What kind of contract will former UL baseball great Jonathan Lucroy receive this offseason?

The 31-year old Lucroy, who will be an unrestricted free agent for the first time in his Major League Baseball career, will be the top catcher available on the open market this offseason.

A member of the UL baseball squad from 2005-2007, before being drafted by the Milwaukee Brewers in the third round of the 2007 amateur entry draft, Lucroy, a two-time National League All-Star selection (2014 & 2016), began last season with the Texas Rangers, before being traded to the Colorado Rockies in late July.

Last season was a disappointment for Lucroy, hitting only a .242 with 4 home runs and 27 runs batted in, before bouncing back a little, hitting a .310 with 2 homers and 13 RBI's over the final two months with the Rockies.

So, between stints in Texas and Colorado last season, Lucroy hit a .265, to go along with 6 homers and 40 RBI's.

After hitting 24 homers in 2016, Lucroy's drop in power numbers is a little concerning. As a matter of fact, the drop in power will likely cost Lucroy at least one season on his deal, along with a decent amount of money.

Still, Lucroy has earned, and should expect, a really nice multi-year deal.

First, even in a down year, Lucroy was able to hit a .265, which ranked 6th, behind only Buster Posey (.320), J.T. Realmuto (.278), Gary Sanchez (.278), Yadier Molina (.273), and Salvador Perez (.268) among catchers with at least 400 at-bats.

Also, you have to keep in mind how good Lucroy was from 2012-2016. In 641 games over that span, Lucroy hit a combined .291, while posting a .353 on-base percentage, as well as a .465 slugging percentage. For a catcher, especially one regarded as one of the best, defensively, those are monster numbers.

Because of those numbers, a lot of people thought that Lucroy would get a contract similar to the 5-year, $82 million deal that Russell Martin signed with the Toronto Blue Jays prior to the 2015 season.

Due to the slow start with the Rangers in 2017, Lucroy likely won't get that kind of deal, but anything less than $30 million over three years would be incredibly surprising.

And that's the low end. I'm expecting more.

The Minnesota Twins signed catcher Jason Castro to a 3-year, $24.5 million deal last offseason, while the Pittsburgh Pirates inked Francisco Cervelli to a 3-year, $31 million extension prior to last season.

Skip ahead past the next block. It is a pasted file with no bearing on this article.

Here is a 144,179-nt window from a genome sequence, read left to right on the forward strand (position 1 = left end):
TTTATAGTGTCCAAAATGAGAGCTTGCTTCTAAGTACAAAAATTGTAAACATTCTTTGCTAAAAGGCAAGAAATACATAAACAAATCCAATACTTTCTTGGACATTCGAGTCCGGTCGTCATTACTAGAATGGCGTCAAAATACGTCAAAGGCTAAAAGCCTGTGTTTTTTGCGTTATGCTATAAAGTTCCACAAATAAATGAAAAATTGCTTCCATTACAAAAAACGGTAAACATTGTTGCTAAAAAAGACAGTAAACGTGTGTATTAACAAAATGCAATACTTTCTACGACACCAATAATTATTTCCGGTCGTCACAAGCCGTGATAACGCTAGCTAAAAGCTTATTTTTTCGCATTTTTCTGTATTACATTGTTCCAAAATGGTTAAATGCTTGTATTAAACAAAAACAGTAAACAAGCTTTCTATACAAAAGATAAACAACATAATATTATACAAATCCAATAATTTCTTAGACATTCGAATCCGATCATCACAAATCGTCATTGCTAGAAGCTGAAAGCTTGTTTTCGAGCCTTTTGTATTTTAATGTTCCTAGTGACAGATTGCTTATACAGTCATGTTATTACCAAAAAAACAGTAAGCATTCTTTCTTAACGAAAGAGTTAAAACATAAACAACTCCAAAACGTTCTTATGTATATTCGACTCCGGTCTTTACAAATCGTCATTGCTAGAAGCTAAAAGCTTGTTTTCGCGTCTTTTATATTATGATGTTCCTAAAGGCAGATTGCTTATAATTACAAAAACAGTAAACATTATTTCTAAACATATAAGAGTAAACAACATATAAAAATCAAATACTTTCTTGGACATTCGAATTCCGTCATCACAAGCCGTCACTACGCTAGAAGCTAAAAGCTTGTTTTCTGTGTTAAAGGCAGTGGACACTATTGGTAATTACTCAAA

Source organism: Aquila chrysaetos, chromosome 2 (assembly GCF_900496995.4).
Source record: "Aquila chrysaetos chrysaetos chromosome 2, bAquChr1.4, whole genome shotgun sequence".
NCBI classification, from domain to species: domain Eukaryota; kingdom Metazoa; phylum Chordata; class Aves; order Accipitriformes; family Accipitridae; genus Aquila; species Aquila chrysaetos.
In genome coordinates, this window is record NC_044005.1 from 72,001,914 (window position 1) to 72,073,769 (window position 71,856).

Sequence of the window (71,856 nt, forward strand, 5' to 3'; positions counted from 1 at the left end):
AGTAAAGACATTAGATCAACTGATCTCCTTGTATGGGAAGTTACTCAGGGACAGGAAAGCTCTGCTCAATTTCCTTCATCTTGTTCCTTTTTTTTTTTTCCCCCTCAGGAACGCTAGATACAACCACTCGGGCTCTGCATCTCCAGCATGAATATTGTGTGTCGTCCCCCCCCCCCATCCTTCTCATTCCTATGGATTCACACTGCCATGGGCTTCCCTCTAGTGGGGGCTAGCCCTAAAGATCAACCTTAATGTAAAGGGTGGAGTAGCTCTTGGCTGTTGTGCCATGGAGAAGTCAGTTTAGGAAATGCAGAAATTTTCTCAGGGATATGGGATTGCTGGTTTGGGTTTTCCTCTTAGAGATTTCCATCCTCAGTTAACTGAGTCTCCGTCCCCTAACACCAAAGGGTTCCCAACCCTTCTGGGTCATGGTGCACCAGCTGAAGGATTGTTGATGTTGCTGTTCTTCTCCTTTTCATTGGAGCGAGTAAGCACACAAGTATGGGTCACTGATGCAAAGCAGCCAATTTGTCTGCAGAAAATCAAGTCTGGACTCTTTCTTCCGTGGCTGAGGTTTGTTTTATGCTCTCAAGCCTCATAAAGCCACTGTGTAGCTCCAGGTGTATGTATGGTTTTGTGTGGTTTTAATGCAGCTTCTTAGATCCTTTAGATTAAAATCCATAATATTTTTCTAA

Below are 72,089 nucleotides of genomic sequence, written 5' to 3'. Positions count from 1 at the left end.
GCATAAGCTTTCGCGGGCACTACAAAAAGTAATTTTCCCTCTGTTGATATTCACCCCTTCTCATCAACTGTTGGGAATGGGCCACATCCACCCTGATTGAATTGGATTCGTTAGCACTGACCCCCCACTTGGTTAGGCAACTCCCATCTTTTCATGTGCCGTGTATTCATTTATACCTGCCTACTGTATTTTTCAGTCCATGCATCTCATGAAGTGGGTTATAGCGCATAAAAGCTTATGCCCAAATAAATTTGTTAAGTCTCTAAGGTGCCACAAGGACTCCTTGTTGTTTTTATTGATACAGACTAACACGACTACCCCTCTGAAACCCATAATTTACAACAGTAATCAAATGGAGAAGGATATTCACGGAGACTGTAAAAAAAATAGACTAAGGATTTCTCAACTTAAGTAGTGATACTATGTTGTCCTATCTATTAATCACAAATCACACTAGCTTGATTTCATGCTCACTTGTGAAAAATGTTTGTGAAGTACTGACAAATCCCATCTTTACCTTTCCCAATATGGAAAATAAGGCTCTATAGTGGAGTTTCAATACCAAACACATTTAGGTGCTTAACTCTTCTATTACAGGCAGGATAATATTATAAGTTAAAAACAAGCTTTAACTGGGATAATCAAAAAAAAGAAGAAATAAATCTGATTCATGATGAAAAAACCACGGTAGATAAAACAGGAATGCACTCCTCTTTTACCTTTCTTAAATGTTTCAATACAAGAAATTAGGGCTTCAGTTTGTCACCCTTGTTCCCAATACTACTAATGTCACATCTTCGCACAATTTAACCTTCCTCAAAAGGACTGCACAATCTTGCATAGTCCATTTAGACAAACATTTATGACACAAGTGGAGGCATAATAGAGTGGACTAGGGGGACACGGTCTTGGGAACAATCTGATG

No offense to Castro or Cervelli, but they haven't come close to doing what Lucroy has done, so anything less than $30 million over three years would be criminal.

Now, Lucroy, a native of Eustis, Florida, could always elect to sign a one-year deal with someone, and gamble on having a big year, allowing him to maybe get a bigger deal next year, but after spending time with three franchises over the last three years, he likely wants to sign with a place that he can call home for at least the next two years.

Defensively, Lucroy doesn't rate as an elite framer of pitches like he did back in 2014, but he's still very good behind the dish, and organizations couldn't ask for a better human being.

I truly believe that he'll get a three-year deal, with maybe an option year, averaging around $12 million a year. I also believe the organization that gets him will get a bargain.

So, where will Lucroy end up playing next year? Well, the Rockies are an obvious choice. He played well after being traded to them, and he said he'd welcome a return to Denver.

Another possible suitor would be the Baltimore Orioles, as Welington Castro is likely to decline his player option.

As for contending teams, not many have a great need for a catcher, unfortunately. The Washington Nationals may be a possibility, but I fully expect Matt Wieters to sign his $10.5 million player option.

Chris Iannetta is a free agent, so the Arizona Diamondbacks, along with the Rockies, may be the contending teams that seem like the best fits for Lucroy.

I'd love to see Lucroy in a Houston Astros uniform next year, but truthfully, I don't see it happening. Houston still owes Brian McCann $11.5 million for next year (Yankees are paying $5.5 million), they added Justin Verlander's big contract in their trade with the Tigers in late March, and they will have to address the future of a lot of their young core, such as Dallas Keuchel, who can become a free agent after next season.

But you never know; the Astros have had interest in Lucroy in the past, get to take Carlos Beltran's $16 million deal off their books, and may decide to trade Evan Gattis, who is arbitration eligible, and is due a hefty raise.

Predicting free agency is almost impossible. You never know how the market is going to shape out. There's likely going to be a team or two interested in Lucroy that nobody is expecting.

One thing that will help Lucroy is that he will not be subject to a qualifying offer since he was dealt in the middle of the season. That makes him more attractive, as teams won't have to give up a draft choice to sign him.

We'll see how it plays out, but as an early prediction, I'm saying that Lucroy signs a 3-year, $36 million deal to remain in Colorado.

That's good money, more than doubling his salary from 2016, but I'm hoping he gets more.

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